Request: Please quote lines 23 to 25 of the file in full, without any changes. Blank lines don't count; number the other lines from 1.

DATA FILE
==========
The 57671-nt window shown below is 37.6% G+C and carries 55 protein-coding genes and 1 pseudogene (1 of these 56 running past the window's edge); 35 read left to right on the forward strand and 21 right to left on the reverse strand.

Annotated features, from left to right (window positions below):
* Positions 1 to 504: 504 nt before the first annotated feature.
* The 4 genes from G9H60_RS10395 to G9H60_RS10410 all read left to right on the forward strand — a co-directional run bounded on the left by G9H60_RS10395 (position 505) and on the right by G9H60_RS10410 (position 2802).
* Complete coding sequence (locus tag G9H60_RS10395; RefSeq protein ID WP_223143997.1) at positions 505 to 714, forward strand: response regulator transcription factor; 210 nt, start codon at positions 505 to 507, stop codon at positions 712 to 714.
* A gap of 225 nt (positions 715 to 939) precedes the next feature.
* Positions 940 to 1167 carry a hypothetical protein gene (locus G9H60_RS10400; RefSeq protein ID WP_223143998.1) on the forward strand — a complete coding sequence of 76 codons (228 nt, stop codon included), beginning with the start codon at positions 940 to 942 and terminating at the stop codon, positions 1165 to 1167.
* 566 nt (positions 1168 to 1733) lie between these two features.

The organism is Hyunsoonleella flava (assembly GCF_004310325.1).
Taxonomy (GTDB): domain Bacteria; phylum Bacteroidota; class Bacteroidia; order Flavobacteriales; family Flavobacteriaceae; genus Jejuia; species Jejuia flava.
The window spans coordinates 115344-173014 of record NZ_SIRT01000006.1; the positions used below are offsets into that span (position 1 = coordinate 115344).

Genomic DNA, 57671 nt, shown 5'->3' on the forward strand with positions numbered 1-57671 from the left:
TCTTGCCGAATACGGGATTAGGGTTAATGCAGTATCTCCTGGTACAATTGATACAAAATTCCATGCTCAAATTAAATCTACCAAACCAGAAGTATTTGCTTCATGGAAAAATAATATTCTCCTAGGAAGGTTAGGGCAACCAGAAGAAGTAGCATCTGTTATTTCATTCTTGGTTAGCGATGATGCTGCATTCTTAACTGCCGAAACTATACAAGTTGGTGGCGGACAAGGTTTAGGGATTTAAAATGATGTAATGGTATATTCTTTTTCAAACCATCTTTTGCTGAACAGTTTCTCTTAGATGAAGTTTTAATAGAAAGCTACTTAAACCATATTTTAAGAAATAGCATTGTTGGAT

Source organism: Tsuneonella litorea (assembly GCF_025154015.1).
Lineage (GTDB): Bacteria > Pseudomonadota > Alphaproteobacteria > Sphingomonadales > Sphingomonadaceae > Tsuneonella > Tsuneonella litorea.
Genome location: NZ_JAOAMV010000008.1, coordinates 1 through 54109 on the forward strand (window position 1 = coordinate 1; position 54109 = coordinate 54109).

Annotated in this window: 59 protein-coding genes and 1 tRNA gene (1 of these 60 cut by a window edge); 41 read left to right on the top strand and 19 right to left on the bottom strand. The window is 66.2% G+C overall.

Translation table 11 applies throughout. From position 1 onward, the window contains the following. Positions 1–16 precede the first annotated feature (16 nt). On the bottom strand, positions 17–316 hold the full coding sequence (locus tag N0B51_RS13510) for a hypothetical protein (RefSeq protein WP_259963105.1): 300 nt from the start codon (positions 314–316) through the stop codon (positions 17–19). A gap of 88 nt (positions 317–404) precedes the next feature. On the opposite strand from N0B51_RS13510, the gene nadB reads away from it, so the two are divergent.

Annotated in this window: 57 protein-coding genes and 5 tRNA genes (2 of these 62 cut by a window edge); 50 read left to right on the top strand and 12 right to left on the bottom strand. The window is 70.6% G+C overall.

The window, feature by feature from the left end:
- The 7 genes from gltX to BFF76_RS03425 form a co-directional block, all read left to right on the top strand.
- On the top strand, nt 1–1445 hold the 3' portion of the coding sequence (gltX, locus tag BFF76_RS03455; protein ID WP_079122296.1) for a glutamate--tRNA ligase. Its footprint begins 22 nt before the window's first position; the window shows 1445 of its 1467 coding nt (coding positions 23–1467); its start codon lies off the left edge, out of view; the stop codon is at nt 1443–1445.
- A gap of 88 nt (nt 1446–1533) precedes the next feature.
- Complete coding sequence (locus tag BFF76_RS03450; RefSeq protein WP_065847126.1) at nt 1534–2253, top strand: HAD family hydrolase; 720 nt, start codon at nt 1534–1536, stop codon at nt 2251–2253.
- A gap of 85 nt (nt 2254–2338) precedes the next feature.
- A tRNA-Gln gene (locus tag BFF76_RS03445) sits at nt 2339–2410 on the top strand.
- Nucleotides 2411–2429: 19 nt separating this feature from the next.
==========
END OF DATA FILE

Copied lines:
- A gap of 88 nt (nt 1446–1533) precedes the next feature.
- Complete coding sequence (locus tag BFF76_RS03450; RefSeq protein WP_065847126.1) at nt 1534–2253, top strand: HAD family hydrolase; 720 nt, start codon at nt 1534–1536, stop codon at nt 2251–2253.
- A gap of 85 nt (nt 2254–2338) precedes the next feature.